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Nutritional Info
  • Servings Per Recipe: 1
  • Amount Per Serving
  • Calories: 367.0
  • Total Fat: 1.0 g
  • Cholesterol: 0.0 mg
  • Sodium: 2.9 mg
  • Total Carbs: 76.8 g
  • Dietary Fiber: 2.9 g
  • Protein: 10.6 g

View full nutritional breakdown of Afghan Naan bread calories by ingredient
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Afghan Naan bread

Submitted by: AZUREGIRL

Introduction

Afghan flatbread Afghan flatbread
Number of Servings: 1

Ingredients

    Central Asian Naan Recipe
    I was gathering Central Asian recipes for an American friend of ours who was with us in Kyrgyzstan and discovered that I don't have any flatbread recipes posted here. Not one from any part of the world. So I'll be fixing that.

    Basic Central Asian Naan (rhymes with lawn)

    2 tsp yeast
    2.5 cups warm water
    5-7 cups flour (white, wheat, or a mix- white is most often used in Central Asia now)
    2 tsp salt


    Mix the water and yeast in a large bowl, then add 3 cups of flour. Stir for about a minute or 100 times in the same direction to start developing the gluten, then add the salt and as much more flour as you need to make a nice dough. Knead for about 8 minutes till it's smooth and elastic. Let rise till doubled, 1-2 hours.

    Put a baking stone on the lowest rack of your oven, remove the rest of the racks, and preheat the oven to 500 degrees. Punch the dough down and divide into 6 pieces (divide it into 4 pieces if you want bigger loaves). Working with two rounds at a time, roll the dough into 10-inch rounds. Let sit for about 10 minutes to rise.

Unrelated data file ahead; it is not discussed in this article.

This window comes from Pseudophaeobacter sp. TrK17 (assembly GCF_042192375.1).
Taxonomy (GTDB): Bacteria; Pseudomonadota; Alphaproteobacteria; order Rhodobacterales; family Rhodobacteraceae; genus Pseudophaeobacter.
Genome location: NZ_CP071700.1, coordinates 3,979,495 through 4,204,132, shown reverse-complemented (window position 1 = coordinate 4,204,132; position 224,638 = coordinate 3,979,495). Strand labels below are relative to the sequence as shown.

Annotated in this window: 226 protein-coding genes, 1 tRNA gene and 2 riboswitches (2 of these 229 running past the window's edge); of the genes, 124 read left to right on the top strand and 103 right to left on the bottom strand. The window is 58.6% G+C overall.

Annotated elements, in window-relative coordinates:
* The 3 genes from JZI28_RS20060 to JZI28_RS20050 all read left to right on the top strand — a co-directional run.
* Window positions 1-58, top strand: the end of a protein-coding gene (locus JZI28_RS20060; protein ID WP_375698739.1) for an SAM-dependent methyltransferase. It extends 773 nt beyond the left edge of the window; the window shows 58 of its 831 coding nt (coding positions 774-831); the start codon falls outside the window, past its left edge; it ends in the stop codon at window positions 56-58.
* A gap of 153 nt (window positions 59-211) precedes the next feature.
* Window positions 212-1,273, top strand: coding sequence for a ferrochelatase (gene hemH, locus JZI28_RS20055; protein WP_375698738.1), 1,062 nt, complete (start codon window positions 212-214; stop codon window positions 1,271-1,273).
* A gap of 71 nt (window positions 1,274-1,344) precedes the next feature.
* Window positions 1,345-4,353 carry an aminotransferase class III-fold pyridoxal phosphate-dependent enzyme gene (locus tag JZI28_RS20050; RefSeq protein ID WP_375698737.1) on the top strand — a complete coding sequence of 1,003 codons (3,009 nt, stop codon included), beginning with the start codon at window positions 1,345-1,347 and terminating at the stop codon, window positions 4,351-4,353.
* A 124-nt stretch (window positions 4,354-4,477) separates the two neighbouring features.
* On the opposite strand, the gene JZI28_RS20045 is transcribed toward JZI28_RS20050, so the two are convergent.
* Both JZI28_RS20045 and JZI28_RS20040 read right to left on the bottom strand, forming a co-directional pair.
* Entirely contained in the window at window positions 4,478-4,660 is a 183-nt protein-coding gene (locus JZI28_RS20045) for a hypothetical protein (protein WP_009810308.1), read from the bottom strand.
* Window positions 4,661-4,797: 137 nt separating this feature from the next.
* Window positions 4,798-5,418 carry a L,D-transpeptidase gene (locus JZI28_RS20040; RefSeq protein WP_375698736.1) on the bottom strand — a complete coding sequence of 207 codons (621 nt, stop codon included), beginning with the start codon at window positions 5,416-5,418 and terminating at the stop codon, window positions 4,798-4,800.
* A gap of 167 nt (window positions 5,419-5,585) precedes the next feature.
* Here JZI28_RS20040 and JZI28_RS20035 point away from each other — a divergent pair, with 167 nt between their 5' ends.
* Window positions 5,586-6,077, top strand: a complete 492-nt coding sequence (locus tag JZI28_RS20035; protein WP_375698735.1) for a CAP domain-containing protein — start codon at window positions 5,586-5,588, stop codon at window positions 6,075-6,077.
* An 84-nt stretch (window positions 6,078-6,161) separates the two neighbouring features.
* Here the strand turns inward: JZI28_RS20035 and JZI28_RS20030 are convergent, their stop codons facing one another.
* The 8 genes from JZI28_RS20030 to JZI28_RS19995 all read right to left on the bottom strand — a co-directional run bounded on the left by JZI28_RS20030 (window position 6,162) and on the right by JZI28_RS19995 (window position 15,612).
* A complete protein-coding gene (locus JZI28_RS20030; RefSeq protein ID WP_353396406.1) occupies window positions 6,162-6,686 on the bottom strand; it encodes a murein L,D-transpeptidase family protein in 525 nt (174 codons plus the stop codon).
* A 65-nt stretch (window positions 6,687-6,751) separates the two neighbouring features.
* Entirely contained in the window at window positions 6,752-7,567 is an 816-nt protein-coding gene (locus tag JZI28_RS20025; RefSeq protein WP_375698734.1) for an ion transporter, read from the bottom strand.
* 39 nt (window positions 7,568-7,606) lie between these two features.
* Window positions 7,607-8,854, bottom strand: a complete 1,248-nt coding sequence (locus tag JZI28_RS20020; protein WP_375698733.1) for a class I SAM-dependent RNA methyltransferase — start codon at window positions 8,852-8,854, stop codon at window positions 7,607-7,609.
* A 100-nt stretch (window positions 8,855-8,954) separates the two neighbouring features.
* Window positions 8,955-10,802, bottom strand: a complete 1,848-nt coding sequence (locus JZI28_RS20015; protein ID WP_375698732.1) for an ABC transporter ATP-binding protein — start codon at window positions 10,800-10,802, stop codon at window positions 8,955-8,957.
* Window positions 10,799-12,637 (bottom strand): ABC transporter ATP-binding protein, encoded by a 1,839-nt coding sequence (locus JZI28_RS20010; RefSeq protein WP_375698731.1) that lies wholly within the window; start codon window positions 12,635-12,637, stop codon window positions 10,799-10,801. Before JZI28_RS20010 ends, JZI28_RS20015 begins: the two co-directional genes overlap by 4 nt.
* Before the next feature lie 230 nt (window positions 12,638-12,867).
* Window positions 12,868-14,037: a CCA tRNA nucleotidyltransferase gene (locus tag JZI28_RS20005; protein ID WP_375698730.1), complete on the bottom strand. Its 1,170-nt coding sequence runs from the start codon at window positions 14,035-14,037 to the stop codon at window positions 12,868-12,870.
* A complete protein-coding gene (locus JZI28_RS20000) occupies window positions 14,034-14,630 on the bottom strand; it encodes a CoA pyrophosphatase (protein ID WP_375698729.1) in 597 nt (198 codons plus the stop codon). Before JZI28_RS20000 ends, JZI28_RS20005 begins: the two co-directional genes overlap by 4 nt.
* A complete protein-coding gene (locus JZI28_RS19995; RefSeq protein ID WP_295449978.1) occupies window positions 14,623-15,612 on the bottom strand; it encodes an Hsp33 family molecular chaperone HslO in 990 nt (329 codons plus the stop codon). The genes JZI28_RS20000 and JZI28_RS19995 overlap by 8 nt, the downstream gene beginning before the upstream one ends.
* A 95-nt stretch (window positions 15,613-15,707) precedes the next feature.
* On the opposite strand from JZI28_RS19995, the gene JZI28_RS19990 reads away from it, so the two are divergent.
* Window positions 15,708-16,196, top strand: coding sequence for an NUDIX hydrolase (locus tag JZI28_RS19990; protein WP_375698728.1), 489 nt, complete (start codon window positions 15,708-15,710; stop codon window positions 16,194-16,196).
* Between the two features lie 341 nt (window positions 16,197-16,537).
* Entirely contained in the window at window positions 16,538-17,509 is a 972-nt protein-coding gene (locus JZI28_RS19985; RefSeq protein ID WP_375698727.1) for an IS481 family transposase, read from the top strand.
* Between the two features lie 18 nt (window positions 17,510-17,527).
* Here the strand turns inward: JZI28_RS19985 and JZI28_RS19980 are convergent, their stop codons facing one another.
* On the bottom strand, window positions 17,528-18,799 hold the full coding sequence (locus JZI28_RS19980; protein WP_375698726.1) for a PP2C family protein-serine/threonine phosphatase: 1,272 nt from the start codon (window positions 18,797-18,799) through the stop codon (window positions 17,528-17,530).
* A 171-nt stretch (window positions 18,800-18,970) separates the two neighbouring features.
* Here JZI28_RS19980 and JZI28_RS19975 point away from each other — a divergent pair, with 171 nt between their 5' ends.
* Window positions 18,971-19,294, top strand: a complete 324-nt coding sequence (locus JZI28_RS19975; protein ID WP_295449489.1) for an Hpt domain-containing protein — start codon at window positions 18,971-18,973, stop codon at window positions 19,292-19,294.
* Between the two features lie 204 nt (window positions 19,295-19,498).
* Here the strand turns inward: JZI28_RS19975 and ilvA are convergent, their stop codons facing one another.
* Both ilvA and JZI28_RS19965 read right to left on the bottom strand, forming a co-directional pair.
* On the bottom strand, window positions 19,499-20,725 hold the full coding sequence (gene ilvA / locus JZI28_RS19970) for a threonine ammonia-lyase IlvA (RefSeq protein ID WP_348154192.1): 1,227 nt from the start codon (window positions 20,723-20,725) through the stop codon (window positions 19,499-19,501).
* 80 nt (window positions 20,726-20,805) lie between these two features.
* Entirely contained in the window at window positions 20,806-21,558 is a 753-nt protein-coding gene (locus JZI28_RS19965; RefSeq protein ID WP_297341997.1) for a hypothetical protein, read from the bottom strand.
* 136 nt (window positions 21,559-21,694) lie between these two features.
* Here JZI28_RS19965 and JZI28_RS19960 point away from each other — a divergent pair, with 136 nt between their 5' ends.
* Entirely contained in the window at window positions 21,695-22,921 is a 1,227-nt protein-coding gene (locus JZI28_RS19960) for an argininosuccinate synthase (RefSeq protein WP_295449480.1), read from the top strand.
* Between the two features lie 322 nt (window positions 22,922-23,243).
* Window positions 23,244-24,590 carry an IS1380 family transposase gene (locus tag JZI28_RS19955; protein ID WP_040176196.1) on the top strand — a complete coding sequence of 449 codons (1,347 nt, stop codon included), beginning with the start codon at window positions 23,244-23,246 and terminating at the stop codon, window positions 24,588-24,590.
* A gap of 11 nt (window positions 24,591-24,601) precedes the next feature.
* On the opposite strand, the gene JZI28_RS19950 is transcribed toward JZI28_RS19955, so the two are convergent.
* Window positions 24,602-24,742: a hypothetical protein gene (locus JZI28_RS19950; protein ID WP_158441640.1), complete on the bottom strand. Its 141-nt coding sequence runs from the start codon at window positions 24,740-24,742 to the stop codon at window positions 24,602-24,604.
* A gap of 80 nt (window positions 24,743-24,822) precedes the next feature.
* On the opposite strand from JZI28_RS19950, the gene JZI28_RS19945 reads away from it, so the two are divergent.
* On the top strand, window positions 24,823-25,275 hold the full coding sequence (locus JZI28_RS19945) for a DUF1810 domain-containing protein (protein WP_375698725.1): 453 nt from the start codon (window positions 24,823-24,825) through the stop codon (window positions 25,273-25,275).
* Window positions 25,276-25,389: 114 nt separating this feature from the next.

Prick the middle of the rounds with a chekich (picture on the left) or a fork. Leave a 1.5-inch rim. If you like, you can roll the rim up a bit to make it fatter, or just hope it rises a lot in the oven. Slide or slap the dough onto the hot stone and bake till golden, 8-10 minutes (they look just right in the pictures; you'll note that the shape and size of the rim changes some, but they're always cooked to this same color).

    Or just move to Central Asia and make sure your apartments is across the street from a couple of tandoor bakeries.

    This is just basic naan. There are a zillion things you can do with it to spice it up, like topping it with cumin or onions or green onions or sesame seeds or really anything else that sounds good to you.It is eaten all over Central Asia and tastes best just out of a tandoor. But a baking stone does a pretty good job too.

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Directions



Serving Size: 1 loaf

Number of Servings: 1

Recipe submitted by SparkPeople user AZUREGIRL.






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